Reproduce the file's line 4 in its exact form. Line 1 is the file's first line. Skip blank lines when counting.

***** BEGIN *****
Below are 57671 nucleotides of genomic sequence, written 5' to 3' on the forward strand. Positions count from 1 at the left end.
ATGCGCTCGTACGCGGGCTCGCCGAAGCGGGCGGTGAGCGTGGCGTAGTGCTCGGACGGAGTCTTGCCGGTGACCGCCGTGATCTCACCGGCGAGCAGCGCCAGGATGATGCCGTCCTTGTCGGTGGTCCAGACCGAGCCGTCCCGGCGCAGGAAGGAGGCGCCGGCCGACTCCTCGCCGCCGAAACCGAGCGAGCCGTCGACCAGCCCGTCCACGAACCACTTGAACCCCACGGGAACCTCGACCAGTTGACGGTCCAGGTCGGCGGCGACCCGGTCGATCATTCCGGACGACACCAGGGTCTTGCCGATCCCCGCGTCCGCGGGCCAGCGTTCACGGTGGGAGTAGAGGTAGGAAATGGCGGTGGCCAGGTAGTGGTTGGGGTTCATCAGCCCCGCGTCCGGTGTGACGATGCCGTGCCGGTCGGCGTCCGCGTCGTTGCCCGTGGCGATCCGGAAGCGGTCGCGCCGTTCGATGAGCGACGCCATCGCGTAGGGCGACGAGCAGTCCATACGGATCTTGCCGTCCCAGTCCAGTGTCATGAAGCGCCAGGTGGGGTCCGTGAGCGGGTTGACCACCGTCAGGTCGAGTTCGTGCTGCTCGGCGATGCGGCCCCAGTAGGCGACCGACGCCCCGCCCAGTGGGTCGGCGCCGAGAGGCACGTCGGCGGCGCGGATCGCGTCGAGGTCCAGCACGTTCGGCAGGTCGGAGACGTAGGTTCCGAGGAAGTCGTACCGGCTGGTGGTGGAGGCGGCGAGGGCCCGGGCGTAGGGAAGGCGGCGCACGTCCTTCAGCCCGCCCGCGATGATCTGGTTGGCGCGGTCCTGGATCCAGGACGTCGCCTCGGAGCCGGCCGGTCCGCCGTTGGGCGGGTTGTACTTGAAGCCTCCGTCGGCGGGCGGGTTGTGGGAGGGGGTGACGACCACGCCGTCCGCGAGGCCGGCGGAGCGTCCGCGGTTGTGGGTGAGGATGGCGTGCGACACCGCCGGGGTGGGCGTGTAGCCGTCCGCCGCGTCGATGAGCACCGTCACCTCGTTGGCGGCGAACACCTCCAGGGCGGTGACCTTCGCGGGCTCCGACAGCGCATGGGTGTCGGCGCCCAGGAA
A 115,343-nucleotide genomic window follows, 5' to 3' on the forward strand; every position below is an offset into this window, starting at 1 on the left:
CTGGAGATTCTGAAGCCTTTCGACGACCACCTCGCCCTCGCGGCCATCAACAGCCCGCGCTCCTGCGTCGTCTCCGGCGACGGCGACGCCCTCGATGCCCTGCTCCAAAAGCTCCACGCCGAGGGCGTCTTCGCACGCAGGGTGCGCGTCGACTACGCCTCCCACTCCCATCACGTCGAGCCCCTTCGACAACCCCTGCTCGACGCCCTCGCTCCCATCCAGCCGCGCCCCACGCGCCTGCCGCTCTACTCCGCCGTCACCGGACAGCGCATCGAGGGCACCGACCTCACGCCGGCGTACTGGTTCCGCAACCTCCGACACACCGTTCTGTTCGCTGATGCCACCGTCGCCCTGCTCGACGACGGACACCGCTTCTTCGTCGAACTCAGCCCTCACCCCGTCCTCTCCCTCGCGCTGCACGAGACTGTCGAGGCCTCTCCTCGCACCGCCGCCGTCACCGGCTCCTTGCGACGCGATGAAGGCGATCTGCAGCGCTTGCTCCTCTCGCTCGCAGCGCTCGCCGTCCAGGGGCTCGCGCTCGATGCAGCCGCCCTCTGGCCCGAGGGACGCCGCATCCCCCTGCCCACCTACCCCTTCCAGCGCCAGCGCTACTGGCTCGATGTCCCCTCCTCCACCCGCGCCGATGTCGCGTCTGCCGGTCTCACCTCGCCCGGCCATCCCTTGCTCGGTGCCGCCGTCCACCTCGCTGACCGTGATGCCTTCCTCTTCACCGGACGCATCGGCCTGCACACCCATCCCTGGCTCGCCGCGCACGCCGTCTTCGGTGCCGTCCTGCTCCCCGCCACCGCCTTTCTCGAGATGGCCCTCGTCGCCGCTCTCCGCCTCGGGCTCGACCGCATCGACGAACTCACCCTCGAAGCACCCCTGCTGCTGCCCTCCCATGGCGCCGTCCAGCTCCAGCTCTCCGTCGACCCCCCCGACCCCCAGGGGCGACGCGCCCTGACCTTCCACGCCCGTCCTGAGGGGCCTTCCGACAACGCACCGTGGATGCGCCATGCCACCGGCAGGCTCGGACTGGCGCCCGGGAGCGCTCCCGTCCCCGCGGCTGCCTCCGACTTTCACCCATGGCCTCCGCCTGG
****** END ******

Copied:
CTGGAGATTCTGAAGCCTTTCGACGACCACCTCGCCCTCGCGGCCATCAACAGCCCGCGCTCCTGCGTCGTCTCCGGCGACGGCGACGCCCTCGATGCCCTGCTCCAAAAGCTCCACGCCGAGGGCGTCTTCGCACGCAGGGTGCGCGTCGACTACGCCTCCCACTCCCATCACGTCGAGCCCCTTCGACAACCCCTGCTCGACGCCCTCGCTCCCATCCAGCCGCGCCCCACGCGCCTGCCGCTCTACTCCGCCGTCACCGGACAGCGCATCGAGGGCACCGACCTCACGCCGGCGTACTGGTTCCGCAACCTCCGACACACCGTTCTGTTCGCTGATGCCACCGTCGCCCTGCTCGACGACGGACACCGCTTCTTCGTCGAACTCAGCCCTCACCCCGTCCTCTCCCTCGCGCTGCACGAGACTGTCGAGGCCTCTCCTCGCACCGCCGCCGTCACCGGCTCCTTGCGACGCGATGAAGGCGATCTGCAGCGCTTGCTCCTCTCGCTCGCAGCGCTCGCCGTCCAGGGGCTCGCGCTCGATGCAGCCGCCCTCTGGCCCGAGGGACGCCGCATCCCCCTGCCCACCTACCCCTTCCAGCGCCAGCGCTACTGGCTCGATGTCCCCTCCTCCACCCGCGCCGATGTCGCGTCTGCCGGTCTCACCTCGCCCGGCCATCCCTTGCTCGGTGCCGCCGTCCACCTCGCTGACCGTGATGCCTTCCTCTTCACCGGACGCATCGGCCTGCACACCCATCCCTGGCTCGCCGCGCACGCCGTCTTCGGTGCCGTCCTGCTCCCCGCCACCGCCTTTCTCGAGATGGCCCTCGTCGCCGCTCTCCGCCTCGGGCTCGACCGCATCGACGAACTCACCCTCGAAGCACCCCTGCTGCTGCCCTCCCATGGCGCCGTCCAGCTCCAGCTCTCCGTCGACCCCCCCGACCCCCAGGGGCGACGCGCCCTGACCTTCCACGCCCGTCCTGAGGGGCCTTCCGACAACGCACCGTGGATGCGCCATGCCACCGGCAGGCTCGGACTGGCGCCCGGGAGCGCTCCCGTCCCCGCGGCTGCCTCCGACTTTCACCCATGGCCTCCGCCTGG